Conflict transformation and grassroots universities – Alma Soto Sanchez
Following training at The Centre For People and Forests in Bangkok, Thailand on “Transforming forest landscape conflicts for better governance”, researcher Alma Patricia Soto Sánchez draws parallels on the experiences in Mexico with those of researchers and communities in Nepal, Ethiopia, Cambodia and Thailand. Alma writes on her research with the Conflict and Cooperation over REDD+ in Mexico, Nepal and Vietnam (CoCooR) project where some young people feel helpless in addressing conflict facing their communities. She explains how new approaches could foster cooperation and lead to improved decision-making around forests in Mexico.
While communities in forested areas of Mexico have held historical claim to land, pressure on local resources has grown as a result of competing claims over the land, including government logging permissions in areas already occupied and utilised.
One example of communities dealing with these external pressures was the case of the ODRENASIJ – an organisation formed in 1980 by 13 communities that demanded the return of their rights over the forest. The forest had until that time been granted to a parastatal company that both the exploited and transformed thenresource. The organisation demanded control of the forest be returned to the communities through the concept of term comunalidad or “communality”. Comunalidad entails the social ownership of land, political and social organisation – through assemblies and local systems of governance – collective work and benefits as the four cornerstones of daily life.
Through this struggle, indigenous communities from the Sierra Norte in the northern highlands of Oaxaca reversed the presidential decree that granted the logging to the parastatal for another 20 years, gaining the restoration of the right to manage their forest and their territories, leading to a form of community forestry that is emblematic of self-determination, indigenous and community organisation processes.
Comunalidad gained political meaning and has since been embraced for demands on recognition, territorial control, self-determination, education, and lately to counteract land concessions. Critically, through comunalidad – and the four cornerstones it carries – legal actions and communication processes have also been improved. The process has resulted in the reconstitution and revitalisation of political and social organisations, as well as knowledge sharing practices – including the teaching of local languages and traditional practices to younger generations.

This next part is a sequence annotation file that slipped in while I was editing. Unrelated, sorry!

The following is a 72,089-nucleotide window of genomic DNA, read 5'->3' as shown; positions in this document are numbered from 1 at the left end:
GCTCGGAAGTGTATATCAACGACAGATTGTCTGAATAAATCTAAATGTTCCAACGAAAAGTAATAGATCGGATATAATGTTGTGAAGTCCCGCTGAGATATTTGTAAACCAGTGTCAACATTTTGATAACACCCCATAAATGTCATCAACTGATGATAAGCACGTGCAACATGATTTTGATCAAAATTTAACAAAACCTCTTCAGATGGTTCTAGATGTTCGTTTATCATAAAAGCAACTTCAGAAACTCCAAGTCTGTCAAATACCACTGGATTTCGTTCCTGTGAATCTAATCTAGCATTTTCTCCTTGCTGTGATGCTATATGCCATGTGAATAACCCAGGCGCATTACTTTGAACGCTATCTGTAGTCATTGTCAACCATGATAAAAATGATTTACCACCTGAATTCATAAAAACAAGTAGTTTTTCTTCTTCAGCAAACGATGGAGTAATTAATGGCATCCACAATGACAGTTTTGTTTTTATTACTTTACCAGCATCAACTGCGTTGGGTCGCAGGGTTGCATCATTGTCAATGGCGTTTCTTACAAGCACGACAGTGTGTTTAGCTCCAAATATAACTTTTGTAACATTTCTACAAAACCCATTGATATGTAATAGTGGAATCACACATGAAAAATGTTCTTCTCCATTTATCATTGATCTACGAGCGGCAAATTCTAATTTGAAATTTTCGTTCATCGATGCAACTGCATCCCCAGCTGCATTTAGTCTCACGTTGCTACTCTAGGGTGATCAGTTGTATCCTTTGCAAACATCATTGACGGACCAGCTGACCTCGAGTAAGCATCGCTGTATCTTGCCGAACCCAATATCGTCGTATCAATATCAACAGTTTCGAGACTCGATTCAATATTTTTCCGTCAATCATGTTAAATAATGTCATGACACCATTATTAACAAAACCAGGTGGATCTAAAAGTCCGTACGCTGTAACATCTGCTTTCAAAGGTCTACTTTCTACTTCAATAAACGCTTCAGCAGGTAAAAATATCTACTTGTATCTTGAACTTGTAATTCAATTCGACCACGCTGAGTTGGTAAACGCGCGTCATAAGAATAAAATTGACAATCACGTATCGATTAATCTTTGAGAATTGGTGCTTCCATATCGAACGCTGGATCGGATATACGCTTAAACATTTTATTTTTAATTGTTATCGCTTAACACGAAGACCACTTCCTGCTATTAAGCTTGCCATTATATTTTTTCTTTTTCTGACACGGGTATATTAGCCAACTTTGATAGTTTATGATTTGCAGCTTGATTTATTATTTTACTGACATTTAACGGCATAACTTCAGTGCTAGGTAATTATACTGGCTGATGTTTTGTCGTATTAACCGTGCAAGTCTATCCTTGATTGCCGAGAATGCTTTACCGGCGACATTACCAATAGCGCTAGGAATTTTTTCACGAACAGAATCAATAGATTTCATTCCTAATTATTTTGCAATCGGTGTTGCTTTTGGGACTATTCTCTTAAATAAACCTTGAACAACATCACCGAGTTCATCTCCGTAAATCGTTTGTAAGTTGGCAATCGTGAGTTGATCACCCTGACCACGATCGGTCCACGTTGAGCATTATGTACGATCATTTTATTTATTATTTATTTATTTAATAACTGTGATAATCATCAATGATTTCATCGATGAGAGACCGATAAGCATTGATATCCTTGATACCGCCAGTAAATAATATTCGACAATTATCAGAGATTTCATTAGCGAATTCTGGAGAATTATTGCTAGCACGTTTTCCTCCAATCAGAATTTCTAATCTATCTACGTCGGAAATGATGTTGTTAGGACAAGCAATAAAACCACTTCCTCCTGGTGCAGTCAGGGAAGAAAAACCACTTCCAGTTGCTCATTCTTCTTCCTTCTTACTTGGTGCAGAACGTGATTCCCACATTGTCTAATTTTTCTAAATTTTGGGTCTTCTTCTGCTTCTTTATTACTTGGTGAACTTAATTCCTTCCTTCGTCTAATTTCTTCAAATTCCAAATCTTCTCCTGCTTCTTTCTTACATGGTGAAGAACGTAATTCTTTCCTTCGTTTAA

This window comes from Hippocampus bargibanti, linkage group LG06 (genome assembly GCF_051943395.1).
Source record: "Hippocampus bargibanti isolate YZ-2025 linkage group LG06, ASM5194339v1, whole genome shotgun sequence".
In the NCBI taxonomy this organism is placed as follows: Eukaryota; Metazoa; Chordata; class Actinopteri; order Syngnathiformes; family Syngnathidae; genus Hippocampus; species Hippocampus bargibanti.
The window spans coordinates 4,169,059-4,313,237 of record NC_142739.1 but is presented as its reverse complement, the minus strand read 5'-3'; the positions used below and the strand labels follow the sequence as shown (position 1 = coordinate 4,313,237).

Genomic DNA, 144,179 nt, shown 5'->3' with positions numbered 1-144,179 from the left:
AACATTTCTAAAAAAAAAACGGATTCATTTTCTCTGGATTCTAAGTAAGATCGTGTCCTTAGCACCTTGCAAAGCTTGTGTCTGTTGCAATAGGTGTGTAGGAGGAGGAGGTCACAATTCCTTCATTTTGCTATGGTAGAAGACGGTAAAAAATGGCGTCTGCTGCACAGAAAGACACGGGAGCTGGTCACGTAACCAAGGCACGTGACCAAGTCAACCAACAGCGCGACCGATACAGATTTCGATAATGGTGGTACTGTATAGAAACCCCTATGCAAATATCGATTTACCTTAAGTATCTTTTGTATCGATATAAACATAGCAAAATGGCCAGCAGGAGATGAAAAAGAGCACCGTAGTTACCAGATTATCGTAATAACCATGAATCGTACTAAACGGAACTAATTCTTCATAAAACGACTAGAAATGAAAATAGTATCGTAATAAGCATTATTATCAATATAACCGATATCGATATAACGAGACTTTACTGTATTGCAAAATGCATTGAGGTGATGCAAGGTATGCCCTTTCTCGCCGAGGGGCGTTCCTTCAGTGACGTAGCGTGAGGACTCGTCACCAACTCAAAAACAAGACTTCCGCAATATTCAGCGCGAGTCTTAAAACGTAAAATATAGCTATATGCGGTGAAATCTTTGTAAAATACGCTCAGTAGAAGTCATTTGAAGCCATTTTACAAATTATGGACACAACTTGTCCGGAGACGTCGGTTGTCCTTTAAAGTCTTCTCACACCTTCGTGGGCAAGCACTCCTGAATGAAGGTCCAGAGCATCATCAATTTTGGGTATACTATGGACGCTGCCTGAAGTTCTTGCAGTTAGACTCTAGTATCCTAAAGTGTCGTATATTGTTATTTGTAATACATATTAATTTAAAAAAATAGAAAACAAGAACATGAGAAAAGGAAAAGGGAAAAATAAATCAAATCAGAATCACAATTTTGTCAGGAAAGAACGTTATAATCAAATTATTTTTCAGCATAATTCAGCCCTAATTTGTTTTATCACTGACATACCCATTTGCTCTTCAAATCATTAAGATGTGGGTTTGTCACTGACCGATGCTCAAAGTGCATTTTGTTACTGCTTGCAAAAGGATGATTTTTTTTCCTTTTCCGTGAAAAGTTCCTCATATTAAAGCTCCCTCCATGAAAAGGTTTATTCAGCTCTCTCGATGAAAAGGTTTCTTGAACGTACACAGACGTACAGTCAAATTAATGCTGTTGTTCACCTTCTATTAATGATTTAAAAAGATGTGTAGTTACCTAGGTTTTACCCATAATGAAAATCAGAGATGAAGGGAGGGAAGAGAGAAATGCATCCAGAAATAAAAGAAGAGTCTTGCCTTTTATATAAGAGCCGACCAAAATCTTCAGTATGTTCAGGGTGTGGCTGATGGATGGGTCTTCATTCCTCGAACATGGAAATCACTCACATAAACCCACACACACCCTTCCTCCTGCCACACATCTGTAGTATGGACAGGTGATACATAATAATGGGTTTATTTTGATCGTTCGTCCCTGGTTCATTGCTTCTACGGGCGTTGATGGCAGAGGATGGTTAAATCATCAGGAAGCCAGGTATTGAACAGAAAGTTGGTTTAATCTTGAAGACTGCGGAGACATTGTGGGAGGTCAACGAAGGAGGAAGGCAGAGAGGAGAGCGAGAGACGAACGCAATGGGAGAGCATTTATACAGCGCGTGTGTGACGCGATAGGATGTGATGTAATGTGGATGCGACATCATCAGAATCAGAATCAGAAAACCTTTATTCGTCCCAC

Through this process, communities have a way of enforcing participation on the decision-making of the present and future for their communities and territories. The communication part of the strategy is done through community radios, and other social media that has been vital to strengthening networks and the capacity building of young people to produce and disseminate their own media content.
Conflict close to home
However, conflict doesn’t only arise from external forces. Conflict can also be experienced between adjoining communities. Community-based conflicts identified through CoCooR include those over boundaries, access to the water, road construction, and budget distribution among the municipality and the communities. And there are also conflicts within communities, caused by political parties that have been replacing customary political authority systems and religious organisations. Conflict has also had some positive effects in some communities where it has highlighted the women’s political involvement in customary political systems as imposed by law from the subnational government.
In some areas, conflicts have escalated to the point of violence, death and injury. One outcome has been an increase of university students wanting to help the authorities of their communities to solve, or at least lessenm their community’s ongoing conflicts. However, the actual process of doing so is almost impossible. Because the students are part of one of the groups or communities involved, they find themselves being considered biased and unable to bring conflicting communities together. Furthermore, both national and subnational governments are usually too busy to enforce or propose solutions or to facilitate dialogue between the competing groups. Far too often, a violent episode is followed by communities exercising greater caution and exhibiting greater distrust of neighbouring communities instead of finding solutions and ways to cooperate.
The feeling of helplessness these young people are feeling is not unlike the concerns of forest communities around the world. Our discussions with researchers and stakeholders from Cambodia, Nepal and Ethiopia, facilitated by the workshop, highlighted the need to set in motion opportunity and space for dialogue between communities.
Before this training, I had spoken to professors of local universities about the possibility of becoming mediators. Importantly, these professors are indigenous and from the region and will be able to foster greater levels of trust from the communities. From the training and south-south learning, it became clear that researchers and leaders need to work with other actors at the regional and state level to foster cooperation and lessen the likelihood of violent conflict.
By using an approach that seeks to transform conflicts, we can propose the first steps towards dialogue. The lessons learnt will be especially useful to young people who have great potential to transform the conflict their communities are facing.